Data were collected from 250 consecutive patients undergoing CABG (January 2007 – July 2007) in whom preoperative HbA1c was measured. Of these patients, 212 underwent isolated CABG surgery and the other 38 CABG combined with carotid, valve, or aortic surgery. The proportion of patients with DM was similar in the two groups. Patients were 65 ± 11 years of age, weighed 88 ± 20 kg, were 172 ± 20 cm tall, and had body mass index (BMI) 30 ± 6. One hundred seventy seven (71%) of the patients were male and 87 (35%) patients had diabetes mellitus – 13 were receiving insulin at home, 59 oral hypoglycemic agents, 5 both, and 10 neither.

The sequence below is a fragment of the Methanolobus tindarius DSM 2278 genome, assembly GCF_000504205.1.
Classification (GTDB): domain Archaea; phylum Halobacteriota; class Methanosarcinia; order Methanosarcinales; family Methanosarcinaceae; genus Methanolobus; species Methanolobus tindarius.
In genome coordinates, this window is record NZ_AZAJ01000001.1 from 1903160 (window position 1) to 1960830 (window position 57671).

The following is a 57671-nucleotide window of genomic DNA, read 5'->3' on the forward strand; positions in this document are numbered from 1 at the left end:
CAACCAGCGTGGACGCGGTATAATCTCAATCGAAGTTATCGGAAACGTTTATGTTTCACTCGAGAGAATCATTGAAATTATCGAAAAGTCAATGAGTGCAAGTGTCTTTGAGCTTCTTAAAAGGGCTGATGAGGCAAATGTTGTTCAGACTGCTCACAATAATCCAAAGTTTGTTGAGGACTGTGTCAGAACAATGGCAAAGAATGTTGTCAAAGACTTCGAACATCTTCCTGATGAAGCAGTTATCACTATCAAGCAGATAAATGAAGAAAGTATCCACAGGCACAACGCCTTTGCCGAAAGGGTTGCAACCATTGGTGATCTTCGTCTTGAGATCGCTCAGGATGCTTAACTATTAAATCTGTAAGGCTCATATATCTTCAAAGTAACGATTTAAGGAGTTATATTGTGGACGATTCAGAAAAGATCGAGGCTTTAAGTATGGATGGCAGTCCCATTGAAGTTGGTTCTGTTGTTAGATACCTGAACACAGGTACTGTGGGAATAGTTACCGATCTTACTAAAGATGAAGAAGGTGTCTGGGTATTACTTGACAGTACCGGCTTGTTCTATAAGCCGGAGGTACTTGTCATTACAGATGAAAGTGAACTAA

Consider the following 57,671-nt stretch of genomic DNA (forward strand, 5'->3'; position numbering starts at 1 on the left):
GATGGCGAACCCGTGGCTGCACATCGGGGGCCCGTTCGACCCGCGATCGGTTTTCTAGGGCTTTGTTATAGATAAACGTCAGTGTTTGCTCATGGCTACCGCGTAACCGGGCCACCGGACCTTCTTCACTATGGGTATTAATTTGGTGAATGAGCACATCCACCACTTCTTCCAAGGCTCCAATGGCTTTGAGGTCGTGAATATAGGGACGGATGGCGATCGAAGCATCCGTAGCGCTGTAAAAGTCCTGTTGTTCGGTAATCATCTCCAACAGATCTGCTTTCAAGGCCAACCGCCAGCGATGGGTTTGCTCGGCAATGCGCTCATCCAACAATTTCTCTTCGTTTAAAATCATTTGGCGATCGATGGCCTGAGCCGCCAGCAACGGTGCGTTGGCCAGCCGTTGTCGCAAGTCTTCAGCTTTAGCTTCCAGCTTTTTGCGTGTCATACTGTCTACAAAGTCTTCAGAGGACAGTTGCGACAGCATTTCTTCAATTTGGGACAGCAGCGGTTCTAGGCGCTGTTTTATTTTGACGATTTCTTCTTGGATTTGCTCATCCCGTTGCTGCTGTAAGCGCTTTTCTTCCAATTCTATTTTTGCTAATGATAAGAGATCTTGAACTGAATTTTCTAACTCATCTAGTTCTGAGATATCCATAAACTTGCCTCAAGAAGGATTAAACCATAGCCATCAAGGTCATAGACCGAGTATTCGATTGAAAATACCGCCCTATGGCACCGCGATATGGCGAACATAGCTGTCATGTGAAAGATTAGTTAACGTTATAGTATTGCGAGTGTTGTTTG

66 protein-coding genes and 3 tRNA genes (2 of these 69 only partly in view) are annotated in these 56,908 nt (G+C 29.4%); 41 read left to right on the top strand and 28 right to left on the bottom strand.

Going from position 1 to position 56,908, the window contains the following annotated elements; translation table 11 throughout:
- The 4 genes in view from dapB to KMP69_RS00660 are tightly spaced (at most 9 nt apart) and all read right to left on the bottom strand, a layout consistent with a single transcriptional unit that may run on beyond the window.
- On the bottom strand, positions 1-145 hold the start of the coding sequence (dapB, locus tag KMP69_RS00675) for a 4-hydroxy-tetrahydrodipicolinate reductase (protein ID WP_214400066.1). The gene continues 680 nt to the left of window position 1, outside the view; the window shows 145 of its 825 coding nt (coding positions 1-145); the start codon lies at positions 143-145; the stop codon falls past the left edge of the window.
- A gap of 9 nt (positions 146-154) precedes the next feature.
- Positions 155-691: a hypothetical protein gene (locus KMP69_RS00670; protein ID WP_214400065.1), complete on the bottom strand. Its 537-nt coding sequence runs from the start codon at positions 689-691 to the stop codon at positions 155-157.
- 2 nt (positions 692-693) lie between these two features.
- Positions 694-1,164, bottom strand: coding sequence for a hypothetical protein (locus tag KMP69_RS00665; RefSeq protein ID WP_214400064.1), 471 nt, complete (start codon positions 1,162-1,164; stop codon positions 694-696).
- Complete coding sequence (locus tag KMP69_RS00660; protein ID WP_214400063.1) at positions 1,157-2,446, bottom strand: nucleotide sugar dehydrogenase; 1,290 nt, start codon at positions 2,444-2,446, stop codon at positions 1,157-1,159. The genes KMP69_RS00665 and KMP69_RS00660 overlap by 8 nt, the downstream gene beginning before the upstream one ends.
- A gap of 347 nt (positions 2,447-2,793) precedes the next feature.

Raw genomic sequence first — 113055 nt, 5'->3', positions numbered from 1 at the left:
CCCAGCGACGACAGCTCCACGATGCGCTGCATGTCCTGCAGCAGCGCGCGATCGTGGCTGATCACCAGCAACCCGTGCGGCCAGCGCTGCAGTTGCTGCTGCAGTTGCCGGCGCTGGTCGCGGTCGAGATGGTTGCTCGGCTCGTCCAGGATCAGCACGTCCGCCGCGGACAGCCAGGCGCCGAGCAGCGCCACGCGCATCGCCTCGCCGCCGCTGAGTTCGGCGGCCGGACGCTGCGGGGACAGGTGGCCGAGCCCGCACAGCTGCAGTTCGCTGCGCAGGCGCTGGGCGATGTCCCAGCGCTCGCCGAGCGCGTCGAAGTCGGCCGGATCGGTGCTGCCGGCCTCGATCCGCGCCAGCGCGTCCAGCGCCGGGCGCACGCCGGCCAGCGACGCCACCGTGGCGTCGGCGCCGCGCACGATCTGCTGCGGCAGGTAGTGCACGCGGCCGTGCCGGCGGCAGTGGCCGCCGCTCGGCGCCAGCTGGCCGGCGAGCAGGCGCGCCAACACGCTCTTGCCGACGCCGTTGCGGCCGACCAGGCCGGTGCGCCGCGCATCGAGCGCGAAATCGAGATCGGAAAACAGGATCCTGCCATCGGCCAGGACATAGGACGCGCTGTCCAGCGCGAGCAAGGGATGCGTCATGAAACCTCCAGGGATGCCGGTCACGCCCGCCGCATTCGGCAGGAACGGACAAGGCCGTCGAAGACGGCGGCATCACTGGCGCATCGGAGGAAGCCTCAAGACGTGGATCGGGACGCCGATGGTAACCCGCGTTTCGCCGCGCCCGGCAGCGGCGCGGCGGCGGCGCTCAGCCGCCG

The distribution of HbA1c values are shown for the diabetics and non-diabetics in Figure 1. Diabetic patients had higher levels (8.0 ± 2.0% v. 6.2 ± 0.9%, p < .001) than non-diabetic patients. Sixty four percent (95% confidence interval = 58–72%) of the patients had A1c ≥ 6.0%. Only four (5%) of the diabetic patients had HbA1c in the normal range (HbA1c < 6.0%) and another 28 (32%) had HbA1c levels that met the ADA goal of < 7.0%. The remaining 55 (63%) had unacceptably high levels, with 12 (14%) having levels ≥ 10%. Over half (n = 93, 57%) of the patients without a history of diabetes mellitus had elevated HbA1c ≥ 6.0% with 19 (12%) of them having HbA1c ≥ 7.0%. In patients with DM, the standard risk factors of age, height, weight, and body mass index poorly predicted elevated HbA1c: c-statistic = .639 ± .064, p = .027 for HbA1c ≥ 7.0% and c-statistic = .470 ± .204, p = .839 for HbA1c ≥ 6.0%. In non-diabetic patients, results were c-statistic = .742 ± .048, p < .001 for HbA1c ≥ 7.0% and c-statistic = .615 ± .045, p = .013 for HbA1c ≥ 6.0%.